August 10, 2023

Africa's Cycle of Coups

"War is not a river, or a lake, but an ocean of all that is evil." - Gustavus Adolphus, legendary King of Sweden and the "father of modern warfare."

Just as not all wars are evil, not all coups are bad. So it is disingenuous to condemn Putin's war in Ukraine and the domino of military coups in West Africa. 

The events and circumstances that preceded these drastic measures are either not highlighted in the media, or they are blatantly distorted.

Some coups prevent wars, a few end them, and others cause them. We can look to two recent examples; the 2013 Egyptian coup which ousted a radical Islamist party that would have surely destabilized north Africa even more than it is today, and the 2014 coup in Ukraine that was orchestrated by the U.S. to bring a radical anti-Russian clique to power and foment war in its eastern parts.

The coups in West Africa are not ideal, they're not a solution to the massive and multifaceted problems these makeshift nations face. But they haven't had the luxury of regional stability, political independence, and economic prosperity to think based on a long-term perspective. With Western-supported Jihadist groups nibbling away at their territories the militaries had to act boldly to save their weak and crumbling states.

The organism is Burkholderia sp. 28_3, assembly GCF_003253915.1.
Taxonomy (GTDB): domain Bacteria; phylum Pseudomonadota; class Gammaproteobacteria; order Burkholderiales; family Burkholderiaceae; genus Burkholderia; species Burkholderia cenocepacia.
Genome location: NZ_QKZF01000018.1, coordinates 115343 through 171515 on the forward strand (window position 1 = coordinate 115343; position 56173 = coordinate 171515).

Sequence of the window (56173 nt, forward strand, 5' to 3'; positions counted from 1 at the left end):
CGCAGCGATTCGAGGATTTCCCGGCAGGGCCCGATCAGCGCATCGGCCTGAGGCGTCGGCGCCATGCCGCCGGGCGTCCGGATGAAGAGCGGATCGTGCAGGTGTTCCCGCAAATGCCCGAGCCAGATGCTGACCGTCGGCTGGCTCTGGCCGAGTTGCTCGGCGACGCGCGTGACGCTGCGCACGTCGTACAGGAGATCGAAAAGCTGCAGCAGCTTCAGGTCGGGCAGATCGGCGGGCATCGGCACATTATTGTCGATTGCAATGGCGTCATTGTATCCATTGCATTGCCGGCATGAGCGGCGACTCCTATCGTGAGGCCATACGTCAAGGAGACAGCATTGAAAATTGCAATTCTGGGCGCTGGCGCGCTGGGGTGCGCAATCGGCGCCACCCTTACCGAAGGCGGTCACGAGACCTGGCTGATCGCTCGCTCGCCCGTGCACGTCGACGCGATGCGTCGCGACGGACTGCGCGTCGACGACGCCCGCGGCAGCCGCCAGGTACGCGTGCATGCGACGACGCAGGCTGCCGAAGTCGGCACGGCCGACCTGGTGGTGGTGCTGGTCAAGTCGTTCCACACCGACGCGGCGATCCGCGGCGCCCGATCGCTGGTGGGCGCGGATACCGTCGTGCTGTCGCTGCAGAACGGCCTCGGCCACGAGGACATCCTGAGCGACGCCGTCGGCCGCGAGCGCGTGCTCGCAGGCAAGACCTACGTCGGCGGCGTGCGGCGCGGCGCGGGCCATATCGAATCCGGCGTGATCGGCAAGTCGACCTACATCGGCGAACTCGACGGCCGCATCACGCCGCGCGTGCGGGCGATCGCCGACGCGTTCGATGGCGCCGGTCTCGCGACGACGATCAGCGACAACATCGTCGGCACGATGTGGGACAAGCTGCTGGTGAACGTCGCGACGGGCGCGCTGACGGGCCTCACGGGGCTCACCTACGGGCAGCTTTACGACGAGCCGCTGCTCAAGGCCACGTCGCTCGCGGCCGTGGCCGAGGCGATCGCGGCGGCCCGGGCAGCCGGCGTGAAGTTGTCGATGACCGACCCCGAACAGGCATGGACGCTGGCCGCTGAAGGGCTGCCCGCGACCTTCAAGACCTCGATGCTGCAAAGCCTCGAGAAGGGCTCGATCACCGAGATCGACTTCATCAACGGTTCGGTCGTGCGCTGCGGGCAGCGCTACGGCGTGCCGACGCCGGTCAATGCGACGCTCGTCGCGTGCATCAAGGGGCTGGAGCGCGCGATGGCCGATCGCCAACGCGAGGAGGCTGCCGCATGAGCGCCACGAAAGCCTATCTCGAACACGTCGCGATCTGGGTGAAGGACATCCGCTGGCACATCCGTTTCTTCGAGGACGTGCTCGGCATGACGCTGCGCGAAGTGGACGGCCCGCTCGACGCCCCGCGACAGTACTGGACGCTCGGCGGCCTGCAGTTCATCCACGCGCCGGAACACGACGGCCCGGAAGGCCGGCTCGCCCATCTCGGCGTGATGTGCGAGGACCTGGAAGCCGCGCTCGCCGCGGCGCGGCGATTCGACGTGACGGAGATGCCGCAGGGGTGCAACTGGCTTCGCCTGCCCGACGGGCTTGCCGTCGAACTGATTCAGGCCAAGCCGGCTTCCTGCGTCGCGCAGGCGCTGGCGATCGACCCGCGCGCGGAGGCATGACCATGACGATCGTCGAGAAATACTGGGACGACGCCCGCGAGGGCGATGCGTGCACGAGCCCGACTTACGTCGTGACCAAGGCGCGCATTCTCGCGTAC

An excerpt from, "In the Sahel, 20 Years of War on Terror Has Created More and Stronger Enemies" By Laura Berlingozzi and Edoardo Baldaro, Italian Institute For International Political Studies, September 10, 2021:
As such, as some sort of self-fulfilling prophecy, the WoT has actually ended up transforming the very nature of African rebellions and conflicts. Portrayed as interconnected elements of a single arc of the jihadist crisis, Africa’s various insurgencies have appropriated — at least on a rhetorical and action level — the imagery and practices promoted by al-Qa'ida and IS. More or less stable and lasting “caliphates” have been declared in parts of Mali, Niger, Burkina Faso, Nigeria, Somalia, and Mozambique, and new threats are peeking out in the coastal states of Benin and Togo. Africa does not therefore represent the future front of the Global War on Terror: the WoT has already been waged in the continent for twenty years and has profoundly transformed its trajectory and future.